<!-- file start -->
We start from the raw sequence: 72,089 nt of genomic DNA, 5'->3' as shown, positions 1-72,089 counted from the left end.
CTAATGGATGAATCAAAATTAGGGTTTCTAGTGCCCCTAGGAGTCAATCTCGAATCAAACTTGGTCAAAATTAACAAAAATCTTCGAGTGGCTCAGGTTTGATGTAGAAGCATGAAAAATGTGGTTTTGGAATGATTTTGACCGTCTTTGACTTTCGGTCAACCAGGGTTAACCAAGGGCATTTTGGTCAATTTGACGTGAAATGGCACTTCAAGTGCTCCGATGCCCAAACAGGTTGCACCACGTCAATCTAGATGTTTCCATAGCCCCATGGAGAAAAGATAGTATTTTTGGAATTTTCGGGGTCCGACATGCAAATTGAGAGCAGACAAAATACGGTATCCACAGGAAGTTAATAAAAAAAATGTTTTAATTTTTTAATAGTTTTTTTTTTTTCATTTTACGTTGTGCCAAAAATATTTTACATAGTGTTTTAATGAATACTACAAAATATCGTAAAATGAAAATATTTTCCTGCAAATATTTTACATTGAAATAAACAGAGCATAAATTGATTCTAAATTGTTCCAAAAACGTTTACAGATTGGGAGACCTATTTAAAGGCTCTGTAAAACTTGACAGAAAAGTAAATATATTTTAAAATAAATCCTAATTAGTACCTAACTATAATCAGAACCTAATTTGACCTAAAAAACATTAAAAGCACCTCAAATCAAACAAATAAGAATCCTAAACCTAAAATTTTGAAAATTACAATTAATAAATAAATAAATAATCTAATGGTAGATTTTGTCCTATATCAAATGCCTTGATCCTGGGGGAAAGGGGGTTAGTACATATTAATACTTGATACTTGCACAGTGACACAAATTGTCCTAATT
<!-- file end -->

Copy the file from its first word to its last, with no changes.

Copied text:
We start from the raw sequence: 72,089 nt of genomic DNA, 5'->3' as shown, positions 1-72,089 counted from the left end.
CTAATGGATGAATCAAAATTAGGGTTTCTAGTGCCCCTAGGAGTCAATCTCGAATCAAACTTGGTCAAAATTAACAAAAATCTTCGAGTGGCTCAGGTTTGATGTAGAAGCATGAAAAATGTGGTTTTGGAATGATTTTGACCGTCTTTGACTTTCGGTCAACCAGGGTTAACCAAGGGCATTTTGGTCAATTTGACGTGAAATGGCACTTCAAGTGCTCCGATGCCCAAACAGGTTGCACCACGTCAATCTAGATGTTTCCATAGCCCCATGGAGAAAAGATAGTATTTTTGGAATTTTCGGGGTCCGACATGCAAATTGAGAGCAGACAAAATACGGTATCCACAGGAAGTTAATAAAAAAAATGTTTTAATTTTTTAATAGTTTTTTTTTTTTCATTTTACGTTGTGCCAAAAATATTTTACATAGTGTTTTAATGAATACTACAAAATATCGTAAAATGAAAATATTTTCCTGCAAATATTTTACATTGAAATAAACAGAGCATAAATTGATTCTAAATTGTTCCAAAAACGTTTACAGATTGGGAGACCTATTTAAAGGCTCTGTAAAACTTGACAGAAAAGTAAATATATTTTAAAATAAATCCTAATTAGTACCTAACTATAATCAGAACCTAATTTGACCTAAAAAACATTAAAAGCACCTCAAATCAAACAAATAAGAATCCTAAACCTAAAATTTTGAAAATTACAATTAATAAATAAATAAATAATCTAATGGTAGATTTTGTCCTATATCAAATGCCTTGATCCTGGGGGAAAGGGGGTTAGTACATATTAATACTTGATACTTGCACAGTGACACAAATTGTCCTAATT